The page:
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how to get workplacement?

  • # January 20, 2009 at 6:46 pm

    i’m a third year student and in order to get into my 4th year i need to get some work experience, i’m living in sweden and i’ve been looking for months and no one seems to want to take a chance on me because they are too busy to take the time to help me learn or they just aren’t bothered to hasle themselves, (which is what i think anyway) i’ve told them i’m willing to work for free and i do have a good bit of experience already. anyone have any ideas on what i could do to intice an employer or something?

    # January 20, 2009 at 6:58 pm

    If you have a combination of a solid portfolio AND willingness to work for free, you should really have no problem finding a job. Just make sure you have a solid portfolio to show them, or they may not risk wasting their time.

    # January 21, 2009 at 2:48 am
    "stray" wrote:
    i’m a third year student and in order to get into my 4th year i need to get some work experience, i’m living in sweden and i’ve been looking for months and no one seems to want to take a chance on me because they are too busy to take the time to help me learn or they just aren’t bothered to hasle themselves, (which is what i think anyway) i’ve told them i’m willing to work for free and i do have a good bit of experience already. anyone have any ideas on what i could do to intice an employer or something?

    I am in the same boat, I don’t work in IT but I want to change my career to IT particularly web development, although I mainly learned java.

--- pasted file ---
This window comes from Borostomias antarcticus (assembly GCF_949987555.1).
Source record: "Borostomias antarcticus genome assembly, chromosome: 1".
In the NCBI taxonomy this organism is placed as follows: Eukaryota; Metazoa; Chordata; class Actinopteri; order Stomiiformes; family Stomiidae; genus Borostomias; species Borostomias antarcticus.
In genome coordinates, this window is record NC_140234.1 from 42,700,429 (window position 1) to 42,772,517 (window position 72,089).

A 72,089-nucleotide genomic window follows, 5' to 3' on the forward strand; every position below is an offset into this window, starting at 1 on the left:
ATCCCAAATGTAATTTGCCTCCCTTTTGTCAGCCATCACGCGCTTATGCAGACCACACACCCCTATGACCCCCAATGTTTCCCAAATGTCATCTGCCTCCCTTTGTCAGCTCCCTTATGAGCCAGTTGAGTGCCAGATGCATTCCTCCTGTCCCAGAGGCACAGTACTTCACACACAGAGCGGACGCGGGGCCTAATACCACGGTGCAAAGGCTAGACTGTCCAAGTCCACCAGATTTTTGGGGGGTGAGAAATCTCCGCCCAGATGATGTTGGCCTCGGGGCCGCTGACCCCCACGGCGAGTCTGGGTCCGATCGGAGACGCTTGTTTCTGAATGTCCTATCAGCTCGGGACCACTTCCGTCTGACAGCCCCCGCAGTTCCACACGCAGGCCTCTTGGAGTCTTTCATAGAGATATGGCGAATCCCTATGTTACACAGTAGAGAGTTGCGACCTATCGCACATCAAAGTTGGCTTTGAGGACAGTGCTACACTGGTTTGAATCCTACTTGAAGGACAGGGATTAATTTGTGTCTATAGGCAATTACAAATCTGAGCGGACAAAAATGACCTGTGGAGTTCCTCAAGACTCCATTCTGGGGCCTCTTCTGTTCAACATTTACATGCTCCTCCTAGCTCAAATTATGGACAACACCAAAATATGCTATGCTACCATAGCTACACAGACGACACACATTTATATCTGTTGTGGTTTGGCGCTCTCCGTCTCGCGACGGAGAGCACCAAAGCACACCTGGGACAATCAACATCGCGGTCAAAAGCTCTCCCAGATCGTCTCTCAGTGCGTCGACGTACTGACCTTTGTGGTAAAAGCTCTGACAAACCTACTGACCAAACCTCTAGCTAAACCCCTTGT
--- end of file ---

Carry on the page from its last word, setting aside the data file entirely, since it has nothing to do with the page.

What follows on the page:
I noticed that no one would give me a chance unless I had a degree & 3 years commercial experience, so I thought, I would get the 3 years commercial experience by starting my own small business making websites. it gets you experience, it is a low cost way of gaining more money, and you will gain clients, and experience, then if you make more money than you thought, then just keep running the business hehe

    # January 21, 2009 at 3:45 am

    As others are saying, your best bet may be to get some experience making sites for local organizations (perhaps pick a non-profit organization that needs some help?). Also, consider being active online, posting on forums, in other people’s blogs, and perhaps even writing some articles on web related subjects. Add to your portfolio and actively demonstrate knowledge in the field, and it will be that much easier to find placement.

    # January 21, 2009 at 6:23 pm
    "ikthius" wrote:
    I noticed that no one would give me a chance unless I had a degree & 3 years commercial experience…

    I have to say that I really think this is changing now. Having a degree is slowly becoming meaningless (I don’t mean the knowledge that you learn while in school, I mean the piece of paper they give you afterward). I know many people (myself included) that didn’t go to school for web development/design/whatever and have a job in that field purely based on portfolio.

    # January 22, 2009 at 2:43 am
    "TheDoc" wrote:
    "ikthius" wrote:
    I noticed that no one would give me a chance unless I had a degree & 3 years commercial experience…